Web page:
To that end, we believe that the current crisis creates an even more pressing need for elected prosecutors, public health officials, and other leaders to work together to implement concrete steps in the near-term to dramatically reduce the number of incarcerated individuals and the threat of disastrous outbreaks. And we are equally committed to not eroding the rights and safety of those in custody, even as we take steps to address the current health crises. We also recognize that there is no singular “right” approach on how to handle what is a rapidly evolving situation and that the dynamics in each jurisdiction will vary. Nonetheless, we believe that the principles set forth below are vitally important ones to consider and to implement to the fullest extent possible.

Achieving Reductions in Detention and Incarcerated Populations

First and foremost, we urge local officials to stop admitting people to jail absent a serious risk to the physical safety of the community. Policymakers, prosecutors and criminal justice leaders should also take steps to dramatically reduce detention and the incarcerated population. To that end, we believe that elected prosecutors should work with public health officials and other leaders in their communities to implement and advocate for the following reforms:

• Adopt cite and release policies for offenses which pose no immediate physical threat to the community, including simple possession of controlled substances. • Release all individuals who are being detained solely because they can’t afford cash bail, unless they pose a serious risk to public safety. • Reduce the prison population to minimize sharing of cells and ensure that there are sufficient medical quarantine beds, and enough staff, to promote the health and safety of staff, those incarcerated, and visitors.

• Identify and release the following people immediately, unless doing so would pose a serious risk to the physical safety of the community: ○ Individuals who are elderly; ○ Populations that the CDC has classified as vulnerable (those with asthma, cancer, heart disease, lung disease, and diabetes); ○ People in local jails who are within 6 months of completing their sentence; and ○ People incarcerated due to technical violations of probation and parole. • Put in place procedures and advocate for reforms that enable past lengthy sentences to be revisited and support release for those individuals who can safely return to the community.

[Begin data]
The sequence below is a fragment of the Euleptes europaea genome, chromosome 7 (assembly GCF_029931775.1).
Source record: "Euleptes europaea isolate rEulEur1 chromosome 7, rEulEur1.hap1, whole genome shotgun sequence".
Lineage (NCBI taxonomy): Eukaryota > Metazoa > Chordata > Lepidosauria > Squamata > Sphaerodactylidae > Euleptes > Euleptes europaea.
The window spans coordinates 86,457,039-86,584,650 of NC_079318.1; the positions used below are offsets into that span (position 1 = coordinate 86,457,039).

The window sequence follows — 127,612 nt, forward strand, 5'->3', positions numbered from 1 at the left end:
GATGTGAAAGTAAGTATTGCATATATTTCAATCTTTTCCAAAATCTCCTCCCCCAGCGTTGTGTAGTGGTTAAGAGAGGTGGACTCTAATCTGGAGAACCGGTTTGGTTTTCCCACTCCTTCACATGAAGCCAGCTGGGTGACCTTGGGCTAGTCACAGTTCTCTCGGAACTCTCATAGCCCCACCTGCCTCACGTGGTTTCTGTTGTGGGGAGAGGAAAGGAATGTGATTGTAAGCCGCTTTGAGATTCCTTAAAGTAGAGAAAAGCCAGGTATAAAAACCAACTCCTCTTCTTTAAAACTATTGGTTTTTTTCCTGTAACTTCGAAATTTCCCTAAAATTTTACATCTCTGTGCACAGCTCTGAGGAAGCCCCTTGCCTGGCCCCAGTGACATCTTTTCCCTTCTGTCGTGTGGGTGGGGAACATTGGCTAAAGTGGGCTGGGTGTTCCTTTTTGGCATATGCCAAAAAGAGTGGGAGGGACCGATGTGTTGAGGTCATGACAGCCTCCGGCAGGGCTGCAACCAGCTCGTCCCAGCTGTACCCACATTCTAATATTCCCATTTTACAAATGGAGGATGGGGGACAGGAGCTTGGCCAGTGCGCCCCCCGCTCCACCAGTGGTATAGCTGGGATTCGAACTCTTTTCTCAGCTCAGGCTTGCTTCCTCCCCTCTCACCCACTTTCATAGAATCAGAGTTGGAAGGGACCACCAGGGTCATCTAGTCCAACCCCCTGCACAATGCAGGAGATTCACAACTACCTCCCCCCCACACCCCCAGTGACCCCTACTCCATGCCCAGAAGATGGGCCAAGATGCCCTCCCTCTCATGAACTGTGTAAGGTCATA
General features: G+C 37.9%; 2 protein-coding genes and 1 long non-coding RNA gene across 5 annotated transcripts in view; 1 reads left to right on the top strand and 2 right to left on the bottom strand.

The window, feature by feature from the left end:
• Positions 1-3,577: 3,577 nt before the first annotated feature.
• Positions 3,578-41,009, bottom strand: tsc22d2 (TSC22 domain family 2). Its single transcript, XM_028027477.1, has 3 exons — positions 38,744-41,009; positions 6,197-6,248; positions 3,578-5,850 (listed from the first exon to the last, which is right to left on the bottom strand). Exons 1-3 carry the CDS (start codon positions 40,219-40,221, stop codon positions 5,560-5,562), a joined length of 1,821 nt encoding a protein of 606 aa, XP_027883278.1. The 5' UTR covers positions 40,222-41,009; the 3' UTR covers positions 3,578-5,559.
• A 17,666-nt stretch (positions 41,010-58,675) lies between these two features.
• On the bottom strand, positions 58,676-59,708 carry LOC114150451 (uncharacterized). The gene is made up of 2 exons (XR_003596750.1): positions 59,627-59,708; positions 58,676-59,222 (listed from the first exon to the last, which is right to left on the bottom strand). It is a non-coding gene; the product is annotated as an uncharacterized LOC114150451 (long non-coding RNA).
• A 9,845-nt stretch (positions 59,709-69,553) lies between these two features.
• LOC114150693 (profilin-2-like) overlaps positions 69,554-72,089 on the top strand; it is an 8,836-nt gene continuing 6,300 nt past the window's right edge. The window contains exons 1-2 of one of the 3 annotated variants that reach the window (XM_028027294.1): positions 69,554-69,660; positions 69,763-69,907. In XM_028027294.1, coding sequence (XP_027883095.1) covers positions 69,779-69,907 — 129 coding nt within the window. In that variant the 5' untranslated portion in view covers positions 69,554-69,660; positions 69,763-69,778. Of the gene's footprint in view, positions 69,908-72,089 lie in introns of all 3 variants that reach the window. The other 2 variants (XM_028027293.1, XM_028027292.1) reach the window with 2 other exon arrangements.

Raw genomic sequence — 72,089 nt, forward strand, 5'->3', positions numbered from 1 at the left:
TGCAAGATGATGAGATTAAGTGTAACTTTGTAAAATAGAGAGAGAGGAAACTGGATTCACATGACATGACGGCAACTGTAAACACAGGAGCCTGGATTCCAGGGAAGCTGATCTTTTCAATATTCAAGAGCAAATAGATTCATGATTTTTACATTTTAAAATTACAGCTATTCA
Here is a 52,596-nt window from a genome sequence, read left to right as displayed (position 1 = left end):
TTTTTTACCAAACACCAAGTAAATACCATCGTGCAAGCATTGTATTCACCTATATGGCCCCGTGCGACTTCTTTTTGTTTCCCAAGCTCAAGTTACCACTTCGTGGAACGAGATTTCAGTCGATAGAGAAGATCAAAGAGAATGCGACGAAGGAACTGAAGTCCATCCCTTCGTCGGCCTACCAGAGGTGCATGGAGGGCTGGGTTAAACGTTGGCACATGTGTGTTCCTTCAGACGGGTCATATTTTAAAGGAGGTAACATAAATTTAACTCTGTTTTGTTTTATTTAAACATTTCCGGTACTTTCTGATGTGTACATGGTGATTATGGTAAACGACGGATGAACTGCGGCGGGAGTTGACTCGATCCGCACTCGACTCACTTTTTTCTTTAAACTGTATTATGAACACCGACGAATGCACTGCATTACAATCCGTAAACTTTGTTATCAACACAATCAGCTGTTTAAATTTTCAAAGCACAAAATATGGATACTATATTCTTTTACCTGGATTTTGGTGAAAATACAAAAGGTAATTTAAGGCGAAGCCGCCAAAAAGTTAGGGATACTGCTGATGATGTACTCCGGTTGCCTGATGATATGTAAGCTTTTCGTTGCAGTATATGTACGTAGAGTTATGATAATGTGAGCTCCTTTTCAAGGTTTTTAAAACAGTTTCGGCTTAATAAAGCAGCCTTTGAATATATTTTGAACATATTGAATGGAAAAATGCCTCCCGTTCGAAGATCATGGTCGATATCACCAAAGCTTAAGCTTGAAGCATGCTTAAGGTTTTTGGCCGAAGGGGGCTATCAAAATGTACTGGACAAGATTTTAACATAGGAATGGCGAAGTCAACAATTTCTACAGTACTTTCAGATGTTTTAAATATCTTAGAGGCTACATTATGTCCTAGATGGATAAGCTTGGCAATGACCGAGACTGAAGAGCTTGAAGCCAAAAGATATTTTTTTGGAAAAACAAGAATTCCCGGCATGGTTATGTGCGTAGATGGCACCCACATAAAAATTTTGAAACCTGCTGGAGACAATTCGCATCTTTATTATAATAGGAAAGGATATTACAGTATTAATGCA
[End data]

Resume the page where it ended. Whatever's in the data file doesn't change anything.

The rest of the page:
Humane Conditions of Confinement

For those who must remain incarcerated, every effort should be made to ensure they have access to good healthcare, as defined by public health officials, and that their basic human rights are being met. It is critical to balance the precautions necessary to protect against any spread of the virus with the constitutional rights of those in custody. To that end, government officials and criminal justice leaders should work together, and with corrections and public health officials, to:

• Eliminate medical co-pays for anyone in confinement; • Maintain access to counsel and preserve family visitation rights as long as possible and with precautions (such as glass wall barriers) that can address concerns around the introduction and spread of the virus in correctional facilities; • Make phone calls free and increase teleconferencing capacity and means to help people stay connected to family and counsel; and • Ensure that containment measures do not result in the denial of due process (for instance, avoid postponing court appearances and trials when doing so would violate speedy trial guarantees and do not creating barriers that inhibit access to counsel).

Protecting Immigrant Communities and Reducing Immigration Detention

Additionally, the federal government should take the following actions to end the spread of COVID-19 among immigrant communities:

• Suspend new detentions of suspected non-citizens unless there are compelling public safety reasons that support the need for ongoing detention; • Immediately release all people under the age of 21 in immigration detention unless there are compelling public safety reasons that support the need for ongoing detention; and • Direct the Department of Homeland Security to honor the sensitive locations policy and not conduct immigration enforcement operations in or around hospitals or medical clinics.

Health Care Measures and Protections for Confined Individuals

Prosecutors should also work with public health, corrections, immigration and government leaders to:

• Avoid the use of widespread lock-downs or solitary confinement as a containment measure and implement more targeted quarantines to control the spread of infection; • Educate people in custody and staff about the virus and the measures they can take to minimize their risk of contracting or spreading the virus; • Implement a humane plan for housing of persons who are not released but who are sick. In particular, patients should receive medical care in a hospital, rather than in a detention or corrections facility — where treatment and housing poses a risk to both the patient and detention staff; • Encourage and direct detention and corrections employees to stay home, with pay, if they feel sick; and • Provide free soap and CDC-recommended hand sanitizer, increased medical care, comprehensive sanitation and cleaning of facilities and other safety measures as recommended by the CDC for those who remain incarcerated or detained.